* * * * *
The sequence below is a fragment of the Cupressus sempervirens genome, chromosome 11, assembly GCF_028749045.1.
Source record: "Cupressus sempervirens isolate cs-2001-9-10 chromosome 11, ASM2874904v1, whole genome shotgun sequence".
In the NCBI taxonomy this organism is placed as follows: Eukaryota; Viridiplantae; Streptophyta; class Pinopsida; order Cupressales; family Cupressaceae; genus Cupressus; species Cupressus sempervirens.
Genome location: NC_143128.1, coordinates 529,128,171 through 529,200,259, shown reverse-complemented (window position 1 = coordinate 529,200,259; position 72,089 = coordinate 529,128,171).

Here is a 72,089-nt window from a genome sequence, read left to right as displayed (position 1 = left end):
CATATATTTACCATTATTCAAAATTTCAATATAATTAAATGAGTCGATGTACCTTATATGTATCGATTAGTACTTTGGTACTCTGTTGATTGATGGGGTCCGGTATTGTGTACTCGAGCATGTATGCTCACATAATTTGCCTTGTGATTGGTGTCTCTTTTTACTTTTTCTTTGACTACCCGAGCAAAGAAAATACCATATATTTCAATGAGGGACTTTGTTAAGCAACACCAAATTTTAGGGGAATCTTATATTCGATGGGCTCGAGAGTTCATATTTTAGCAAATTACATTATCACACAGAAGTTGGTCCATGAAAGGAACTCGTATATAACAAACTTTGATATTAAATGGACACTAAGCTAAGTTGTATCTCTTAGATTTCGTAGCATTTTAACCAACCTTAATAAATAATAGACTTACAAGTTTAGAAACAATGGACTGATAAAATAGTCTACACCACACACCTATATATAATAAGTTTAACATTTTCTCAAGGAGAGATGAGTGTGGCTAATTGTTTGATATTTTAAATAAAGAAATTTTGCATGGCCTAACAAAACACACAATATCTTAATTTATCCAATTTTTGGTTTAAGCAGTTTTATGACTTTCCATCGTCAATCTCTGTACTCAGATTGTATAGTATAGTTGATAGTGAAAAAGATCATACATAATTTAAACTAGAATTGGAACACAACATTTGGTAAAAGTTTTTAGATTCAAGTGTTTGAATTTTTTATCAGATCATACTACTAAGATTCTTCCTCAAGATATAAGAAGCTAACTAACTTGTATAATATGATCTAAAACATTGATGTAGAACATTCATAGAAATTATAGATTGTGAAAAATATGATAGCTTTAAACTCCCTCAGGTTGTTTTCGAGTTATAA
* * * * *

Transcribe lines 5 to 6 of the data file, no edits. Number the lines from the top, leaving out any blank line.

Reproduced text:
Here is a 72,089-nt window from a genome sequence, read left to right as displayed (position 1 = left end):
CATATATTTACCATTATTCAAAATTTCAATATAATTAAATGAGTCGATGTACCTTATATGTATCGATTAGTACTTTGGTACTCTGTTGATTGATGGGGTCCGGTATTGTGTACTCGAGCATGTATGCTCACATAATTTGCCTTGTGATTGGTGTCTCTTTTTACTTTTTCTTTGACTACCCGAGCAAAGAAAATACCATATATTTCAATGAGGGACTTTGTTAAGCAACACCAAATTTTAGGGGAATCTTATATTCGATGGGCTCGAGAGTTCATATTTTAGCAAATTACATTATCACACAGAAGTTGGTCCATGAAAGGAACTCGTATATAACAAACTTTGATATTAAATGGACACTAAGCTAAGTTGTATCTCTTAGATTTCGTAGCATTTTAACCAACCTTAATAAATAATAGACTTACAAGTTTAGAAACAATGGACTGATAAAATAGTCTACACCACACACCTATATATAATAAGTTTAACATTTTCTCAAGGAGAGATGAGTGTGGCTAATTGTTTGATATTTTAAATAAAGAAATTTTGCATGGCCTAACAAAACACACAATATCTTAATTTATCCAATTTTTGGTTTAAGCAGTTTTATGACTTTCCATCGTCAATCTCTGTACTCAGATTGTATAGTATAGTTGATAGTGAAAAAGATCATACATAATTTAAACTAGAATTGGAACACAACATTTGGTAAAAGTTTTTAGATTCAAGTGTTTGAATTTTTTATCAGATCATACTACTAAGATTCTTCCTCAAGATATAAGAAGCTAACTAACTTGTATAATATGATCTAAAACATTGATGTAGAACATTCATAGAAATTATAGATTGTGAAAAATATGATAGCTTTAAACTCCCTCAGGTTGTTTTCGAGTTATAA